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"Illegal," "Undocumented," and The New York Times
Tuesday, October 02, 2012 - 04:16 PM
On last week's show, Bob spoke to Jose Antonio Vargas about the way that news outlets talk about immigrants and immigration. Since an article in the New York Times last year, Vargas has been working to spark discussion around immigration issues, and at the Online News Association conference last month, he announced his plan to track, and hopefully influence news organizations to move away from the terms "Illegal alien" or "illegal immigrant" to terms like "undocumented" or "unauthorized" immigrant.
Chief among his focus were two of the world's largest news outlets - the Associated Press and the New York Times. Today, the Times' public editor Margaret Sullivan commented (for the third time) on Vargas' request:
As public editor, I don’t make rulings on style for The Times. All I can do is weigh in, express an opinion.
After all the buildup, my weighing in may seem anticlimactic, because I see no advantage for Times readers in a move away from the paper’s use of the phrase “illegal immigrant.”
It is clear and accurate; it gets its job done in two words that are easily understood. The same cannot be said of the most frequently suggested alternatives – “unauthorized,” “immigrants without legal status,” “undocumented.” Undocumented, as the immigration reporter Julia Preston noted in an interview with me, has “a new currency” because of a federal policy change involving immigrants who came here as children 15 and under, so the word may be useful in that context.
In our interview with Vargas, he argued that the term is, in fact, neither precise nor accurate:
JOSE ANTONIO VARGAS: My beef, such as it is, with the term “illegal immigrant” and “illegal alien” is the fact that they’re inaccurate and imprecise. To be in this country without papers is actually a civil offense, not a criminal one. A Republican strategist named Frank Luntz, back in 2005, actually wrote a memo specifically saying that people like me should be called illegal aliens and illegal immigrants to further criminalize people like me. So how can journalists, who are supposed to be neutral, take something off the pages of somebody like Frank Luntz? The other question here is that about 50% of the people who are in America, quote, unquote, “illegally” came to America legally; they overstayed their visa. And so, saying that everybody’s, quote, unquote, “illegal” actually doesn’t acknowledge the complexity of the immigration system.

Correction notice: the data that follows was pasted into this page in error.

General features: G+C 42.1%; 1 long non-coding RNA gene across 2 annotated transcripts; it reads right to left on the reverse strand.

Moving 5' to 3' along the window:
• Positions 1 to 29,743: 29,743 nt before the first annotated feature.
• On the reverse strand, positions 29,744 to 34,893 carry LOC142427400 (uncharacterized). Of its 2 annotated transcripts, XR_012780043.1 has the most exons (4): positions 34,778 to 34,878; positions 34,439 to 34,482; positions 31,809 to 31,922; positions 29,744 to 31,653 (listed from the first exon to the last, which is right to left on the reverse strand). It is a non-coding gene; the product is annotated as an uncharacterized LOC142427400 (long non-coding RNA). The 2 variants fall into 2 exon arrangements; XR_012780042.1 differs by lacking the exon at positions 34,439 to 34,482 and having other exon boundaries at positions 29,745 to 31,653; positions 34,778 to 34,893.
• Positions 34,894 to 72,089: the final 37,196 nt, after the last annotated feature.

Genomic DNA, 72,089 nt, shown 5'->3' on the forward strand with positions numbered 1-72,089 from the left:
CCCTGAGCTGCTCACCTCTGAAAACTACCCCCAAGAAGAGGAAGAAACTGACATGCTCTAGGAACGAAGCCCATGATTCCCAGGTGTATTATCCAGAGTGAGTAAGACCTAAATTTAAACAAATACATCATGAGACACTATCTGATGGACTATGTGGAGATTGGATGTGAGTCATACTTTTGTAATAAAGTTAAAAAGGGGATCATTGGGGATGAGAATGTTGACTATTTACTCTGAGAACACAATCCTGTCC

The Atlantic Wire called Vargas for comment, and got this response:
First things first: I appreciate the public editor's openness and willingness to have a conversation about this term--a conversation that, in fact, should happen in newsrooms across America, especially in towns, cities and states that are deeply impacted by this issue. You cannot divorce illegal immigration from the changing demographics of our country.
I am disappointed at her assessment. The headline of the blog, to me, is most revealing: "Readers Won’t Benefit if Times Bans the Term ‘Illegal Immigrant.’" Which readers? Readers who want and need to understand the complex and evolving nature of immigration in America, how an immigrant can be out-of-status one week and have status the next? Readers from immigrant families (Latinos and Asians, particularly) who are likely to personally know someone who is undocumented and is offended that their friends and relatives are continually marginalized and dehumanized?
We'll follow up on this post if there are any updates.